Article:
On Wednesday, the Cambridge, Mass., university removed an independent security Web site, known as Packet Storm, which it had been mirroring on its servers for only 10 days.
The reason: A directory of material hidden in the Web site, and thus on Harvard's servers, that had "sexually related material and personal attacks on an individual not affiliated with the University," said Joe Wrinn, director of news and public affairs for Harvard, in a statement released by Harvard on Thursday.
"We agreed to have a site that had security-related materials only," said Wrinn. "Both parties involved were using us in a way that was completely inappropriate."
Ken Williams, a North Carolina State University employee and the Webmaster of Packet Storm, angrily refuted the allegations.
"This statement is incorrect, and even libelous itself by implying that I had 'sexually related material' on the server," he wrote in an e-mail. "I never did!"
According to Williams, the directory -- labeled "/jp" because it was a collection of material satirizing AntiOnline founder and chief John P. Vranesevich -- had a parody of the AntiOnline site.
But others familiar with the site said that the parody also contained photos of nude women that were intended to be more sarcastic than sexual. Harvard obviously didn't get the joke. Harvard's Wrinn did not know specifically what sort of "sexual" content was contained on the site.
Harvard in the hot seat
"We are in the middle of this and it's inappropriate," said Harvard's Wrinn, sounding distinctly uncomfortable with the attention that the issue was attracting. Harvard intends to send the complete contents of the site back to Williams so that he can post it elsewhere.
No wonder: Packet Storm wasn't just a small-time site -- it had been the place to go for both hackers and security experts to get up-to-date security information.
"Packet Storm was a huge compilation of security tools," said Brian Martin, known as "Jericho," one of the Webmasters at hacker news and information site Attrition.org. "It was updated daily with tools. It was always there."
Among organizations that used and mirrored the site: The Department of Defense and the Federal Bureau of Investigation, claimed Webmaster Williams.
'I didn't have an anti-J.P. Temple of Hate'
Yet, Williams had also sided with many others in hacker circles who have been waging a war -- of mainly -- words against AntiOnline's Vranesevich and his latest ally, Caroline Meinel, security researcher and webmaster of The Happy Hacker.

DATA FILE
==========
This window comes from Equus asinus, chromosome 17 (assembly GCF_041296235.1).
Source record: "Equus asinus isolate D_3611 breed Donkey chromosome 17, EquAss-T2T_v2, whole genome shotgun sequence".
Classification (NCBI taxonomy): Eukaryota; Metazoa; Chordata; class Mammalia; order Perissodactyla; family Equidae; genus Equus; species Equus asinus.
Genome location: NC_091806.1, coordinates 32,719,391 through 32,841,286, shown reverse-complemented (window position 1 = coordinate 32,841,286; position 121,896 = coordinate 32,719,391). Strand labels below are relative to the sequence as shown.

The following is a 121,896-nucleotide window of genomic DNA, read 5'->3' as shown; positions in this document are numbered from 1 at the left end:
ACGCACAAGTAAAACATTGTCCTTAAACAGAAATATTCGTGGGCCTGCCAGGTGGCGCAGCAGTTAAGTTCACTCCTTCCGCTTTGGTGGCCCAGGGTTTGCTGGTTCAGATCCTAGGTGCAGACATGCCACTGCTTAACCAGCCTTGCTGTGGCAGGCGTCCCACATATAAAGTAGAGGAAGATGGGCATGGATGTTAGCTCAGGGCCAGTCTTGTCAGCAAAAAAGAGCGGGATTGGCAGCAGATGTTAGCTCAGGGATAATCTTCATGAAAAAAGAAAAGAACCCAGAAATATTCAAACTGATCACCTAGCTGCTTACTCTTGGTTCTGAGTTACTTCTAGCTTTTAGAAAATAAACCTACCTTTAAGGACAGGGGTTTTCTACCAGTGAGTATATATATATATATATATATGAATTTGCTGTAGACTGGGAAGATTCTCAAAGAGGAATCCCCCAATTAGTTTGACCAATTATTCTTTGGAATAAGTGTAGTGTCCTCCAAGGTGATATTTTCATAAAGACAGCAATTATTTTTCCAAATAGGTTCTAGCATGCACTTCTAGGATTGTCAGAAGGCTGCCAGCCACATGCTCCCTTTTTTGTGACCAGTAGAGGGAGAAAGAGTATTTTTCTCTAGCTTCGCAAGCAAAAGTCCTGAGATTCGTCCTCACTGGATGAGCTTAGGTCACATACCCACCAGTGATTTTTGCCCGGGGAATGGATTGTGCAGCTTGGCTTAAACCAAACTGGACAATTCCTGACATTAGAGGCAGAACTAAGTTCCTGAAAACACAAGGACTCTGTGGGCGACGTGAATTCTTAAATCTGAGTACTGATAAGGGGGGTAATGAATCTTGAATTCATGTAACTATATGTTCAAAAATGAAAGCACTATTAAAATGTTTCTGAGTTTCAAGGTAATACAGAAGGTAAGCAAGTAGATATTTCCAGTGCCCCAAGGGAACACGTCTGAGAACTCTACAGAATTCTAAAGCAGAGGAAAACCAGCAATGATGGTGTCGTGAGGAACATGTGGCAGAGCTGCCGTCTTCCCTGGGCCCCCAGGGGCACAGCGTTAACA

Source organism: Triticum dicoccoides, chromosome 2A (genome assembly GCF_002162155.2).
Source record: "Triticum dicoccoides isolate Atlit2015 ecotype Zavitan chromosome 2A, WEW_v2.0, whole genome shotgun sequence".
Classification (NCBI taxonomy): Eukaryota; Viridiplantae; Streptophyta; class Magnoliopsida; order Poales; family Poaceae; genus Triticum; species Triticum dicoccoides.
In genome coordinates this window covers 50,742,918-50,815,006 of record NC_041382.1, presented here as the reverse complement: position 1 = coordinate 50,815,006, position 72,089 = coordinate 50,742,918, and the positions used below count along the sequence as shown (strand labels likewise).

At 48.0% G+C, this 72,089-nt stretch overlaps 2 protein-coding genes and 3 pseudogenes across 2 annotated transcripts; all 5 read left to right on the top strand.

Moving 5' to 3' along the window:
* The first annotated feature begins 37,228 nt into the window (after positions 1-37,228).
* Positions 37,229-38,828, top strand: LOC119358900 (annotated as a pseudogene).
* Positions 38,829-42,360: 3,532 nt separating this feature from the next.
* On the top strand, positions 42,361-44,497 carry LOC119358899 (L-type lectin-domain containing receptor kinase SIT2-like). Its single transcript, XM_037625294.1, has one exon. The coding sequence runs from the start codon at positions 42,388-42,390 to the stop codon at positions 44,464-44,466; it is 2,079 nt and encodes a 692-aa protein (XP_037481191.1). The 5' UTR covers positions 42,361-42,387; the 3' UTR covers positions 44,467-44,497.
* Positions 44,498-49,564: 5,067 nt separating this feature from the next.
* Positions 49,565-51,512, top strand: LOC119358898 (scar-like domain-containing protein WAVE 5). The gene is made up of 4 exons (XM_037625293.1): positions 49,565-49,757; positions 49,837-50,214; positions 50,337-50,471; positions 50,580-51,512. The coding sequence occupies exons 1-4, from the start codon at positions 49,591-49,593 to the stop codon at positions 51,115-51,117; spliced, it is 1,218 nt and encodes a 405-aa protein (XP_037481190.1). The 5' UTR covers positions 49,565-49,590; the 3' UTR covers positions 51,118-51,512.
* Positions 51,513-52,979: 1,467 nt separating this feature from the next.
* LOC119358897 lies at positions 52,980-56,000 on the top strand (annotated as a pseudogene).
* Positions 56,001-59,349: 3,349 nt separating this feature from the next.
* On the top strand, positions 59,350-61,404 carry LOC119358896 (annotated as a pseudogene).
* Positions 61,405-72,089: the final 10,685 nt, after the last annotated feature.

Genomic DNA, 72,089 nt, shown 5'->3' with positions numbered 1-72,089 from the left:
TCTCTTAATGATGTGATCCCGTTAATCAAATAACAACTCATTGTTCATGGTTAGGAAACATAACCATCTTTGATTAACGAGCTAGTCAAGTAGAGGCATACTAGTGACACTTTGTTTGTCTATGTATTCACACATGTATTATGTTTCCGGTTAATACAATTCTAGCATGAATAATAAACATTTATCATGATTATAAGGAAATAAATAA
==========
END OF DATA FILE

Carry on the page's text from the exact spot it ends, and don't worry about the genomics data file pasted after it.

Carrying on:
"I didn't have an anti-J.P. Temple of Hate or anything," said Williams. "But there are companies, organizations, and individuals out there that [we believe] are black-eyes of the industry."
So, Williams attached a non-public directory to the Web site that archived parodies and criticisms of AntiOnline's founder.
The directory represented a single facet of a complex war of image in the hacker not-so-underground. For the most part, AntiOnline and its main foe, Attrition.org, have squared off with conflicting allegations of slander, libel and plagiarism.
Hitting close to home
For AntiOnline's Vranesevich, the directory buried inside of the Packet Storm site hit a little too close to home.
"I can understand a parody -- I have no problem with that," said the 20-year-old Pennsylvania Webmaster, adding that he thought Williams crossed the line into poor taste by adding high school yearbook pictures of Vranesevich and his family to the online archive.
Williams acknowledged that the photos had been put up, but that since they had come from a source already online, the Packet Storm Webmaster thought the pictures were fair game.
Vranesevich's answer? The Webmaster notified Harvard of the hidden directory in a letter to the university's provost -- and Harvard quickly took the site down.
Did Harvard act too quickly?
B.K. DeLong, a Boston-based computer security consultant, thought Harvard acted too quickly.
"I am kind of disappointed that an institution like Harvard was so quick to pull the plug just to avoid a potential suit," he said.
Yet, Harvard wasn't the only one to act quickly. By late Wednesday night, the Keebler Elves -- the cybergang that claimed responsibility for hacking into the National Oceanic and Atmospheric Administration last week -- defaced another government Web site with the news.
"Now, because [of] JP ... Packetstorm is no more, and never will be again," the hacked site lamented.
Unnamed hackers also struck at AntiOnline more directly. AntiOnline's site came under a denial-of-service attack -- which floods a particular site with random data -- so severe that its Internet service provider pulled the site for almost 12 hours on Thursday, said Vranesevich.
Other attacks were even less friendly. "I have received more death threats in the last 24 hours by phone, than I have in five years," he said.
Not quite an apology, Vranesevich added that he never intended the entire Packet Storm site to be taken down.
"I know what it's like to have the university stomp its foot down on you. When I was a student at the University of Pittsburgh, I had my Web site shut down," he said. "But I never threatened anyone."
In his mind, the contents of "/jp" did.